In a certain sense, there is a paradox inherent in software testing within a DevOps organization. On the one hand, DevOps emphasizes the importance of continuous testing starting early in the software delivery cycle (which means shifting testing to the “left”). On the other hand, DevOps also encourages continuous feedback loops so that developers learn quickly about problems that occur post-deployment, and can react to them. In this respect, DevOps encourages teams to shift testing “to the right,” in order to collect data about software quality post-deployment and use it to drive continuous feedback cycles.
This paradox may leave developers and QA engineers wondering: Are we supposed to shift testing to the left, or to the right? The short answer to that question is that you are supposed to do both. For the longer answer, keep reading.
If you are familiar with the DevOps and software testing conversation, you are probably aware of the shift-left testing concept. Shift-left testing means performing tests as early as possible in the software delivery pipeline, with the goal of discovering issues when they are easier to fix.
Shift-right testing, meanwhile, refers to the idea of performing tests later in the delivery pipeline than you normally would (in other words, to the “right”). Whereas you would typically perform most tests just before deployment, shift-right testing involves moving tests to post-deployment, production environments.
In some respects, shift-right testing is just another term for software monitoring of production environments. However, it’s a bit different in that it emphasizes the importance of involving QA teams in production monitoring and using their insights to help improve overall application quality. That is different from traditional production monitoring, which is performed only by IT engineers, who typically respond to problems but (in a pre-DevOps world) didn’t feed information about production issues back to the rest of the software delivery team in order to improve the software quality overall.
The concept of shift-right testing has received less attention than shift-left testing, but it is a thing that people talk about.
How to shift left and shift right
It can be tempting to think that if you do either shift-left testing or shift-right testing effectively enough, then you don’t need to do the other type of testing. If you catch all software quality issues early on through shift-left testing, then you need not worry about problems in production, right? And similarly, if you do shift-right testing really well, you’ll find your application issues and address their root cause quickly, obviating the need for thorough pre-production testing. Or so you might assume.
In reality, of course, the most effective QA strategy involves both shift-left and shift-right testing. You’ll never catch every application problem through pre-production testing, so shifting left on its own is not enough. Likewise, if you rely solely on shift-right testing, then you won’t find out about problems until software is in production, which means you expose your end-users to software quality issues unnecessarily.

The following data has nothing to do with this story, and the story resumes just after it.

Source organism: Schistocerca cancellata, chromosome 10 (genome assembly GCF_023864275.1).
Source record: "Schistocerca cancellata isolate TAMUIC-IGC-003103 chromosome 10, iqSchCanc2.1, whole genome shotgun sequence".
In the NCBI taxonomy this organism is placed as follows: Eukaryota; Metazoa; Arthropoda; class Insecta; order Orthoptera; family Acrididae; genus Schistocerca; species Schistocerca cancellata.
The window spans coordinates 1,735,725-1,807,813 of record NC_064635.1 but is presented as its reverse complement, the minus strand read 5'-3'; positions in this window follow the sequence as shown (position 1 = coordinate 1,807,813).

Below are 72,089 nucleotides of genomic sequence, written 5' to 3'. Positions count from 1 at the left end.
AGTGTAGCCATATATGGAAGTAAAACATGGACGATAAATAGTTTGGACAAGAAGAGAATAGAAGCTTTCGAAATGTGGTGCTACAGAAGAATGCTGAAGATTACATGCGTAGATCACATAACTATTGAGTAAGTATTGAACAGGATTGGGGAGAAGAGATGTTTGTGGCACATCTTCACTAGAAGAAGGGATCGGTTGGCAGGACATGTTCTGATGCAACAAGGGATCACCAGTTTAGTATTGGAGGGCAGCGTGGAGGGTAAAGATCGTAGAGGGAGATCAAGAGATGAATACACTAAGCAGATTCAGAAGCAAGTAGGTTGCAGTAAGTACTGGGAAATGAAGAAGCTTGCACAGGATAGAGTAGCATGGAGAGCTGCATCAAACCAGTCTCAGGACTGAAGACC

For QA teams with limited resources, the question then becomes determining how to shift left and shift right at the same time. In other words, how can QA teams beef up testing on both ends of the software delivery pipeline without doubling the time and effort they spend on testing?
Automated testing is one big part of the answer. Through automated testing, you can run more tests with fewer engineers. You can thus test on both the left and the right effectively, without driving yourself crazy. (Keep in mind that in the context of shift-right testing, test automation might include not just traditional scripted software tests that execute automatically, but also the use of automated monitoring tools.)
Parallel testing (which tends to go hand-in-hand with test automation) is another useful strategy. By running tests in parallel, your QA team can run more tests at once, which helps tests be performed on both ends of the pipeline.
Finally — and this is perhaps the most important point — in order to shift left and shift right at the same time, your QA engineers need to be in close conversation with other members of the software delivery team, on both ends of the pipeline. For shift-left testing, this means that QA engineers should be working closely with developers so that issues that are discovered through shift-left tests can be fixed within application code quickly. For shift-right testing, the QA team must collaborate closely with IT staff so that data about software quality or performance issues from production environments can be used to drive an improvement in software quality. (It also helps in this respect to have a strong relationship between the QA team and developers, since it’s developers who will need to take information from shift-right testing and use it to write better code.)
You can have it all. You can shift your software tests to the left and to the right at the same time. And as long as you leverage the right tools, such as test automation and parallel testing, you don’t need to double the size of your QA team, or have your QA engineers work overtime to do it.
Chris Riley (@HoardingInfo) is a technologist who has spent 15 years helping organizations transition from traditional development practices to a modern set of culture, processes and tooling. In addition to being an industry analyst, he is a regular author, speaker, and evangelist in the areas of DevOps, BigData, and IT. Chris believes the biggest challenges faced in the tech market are not tools, but rather people and planning.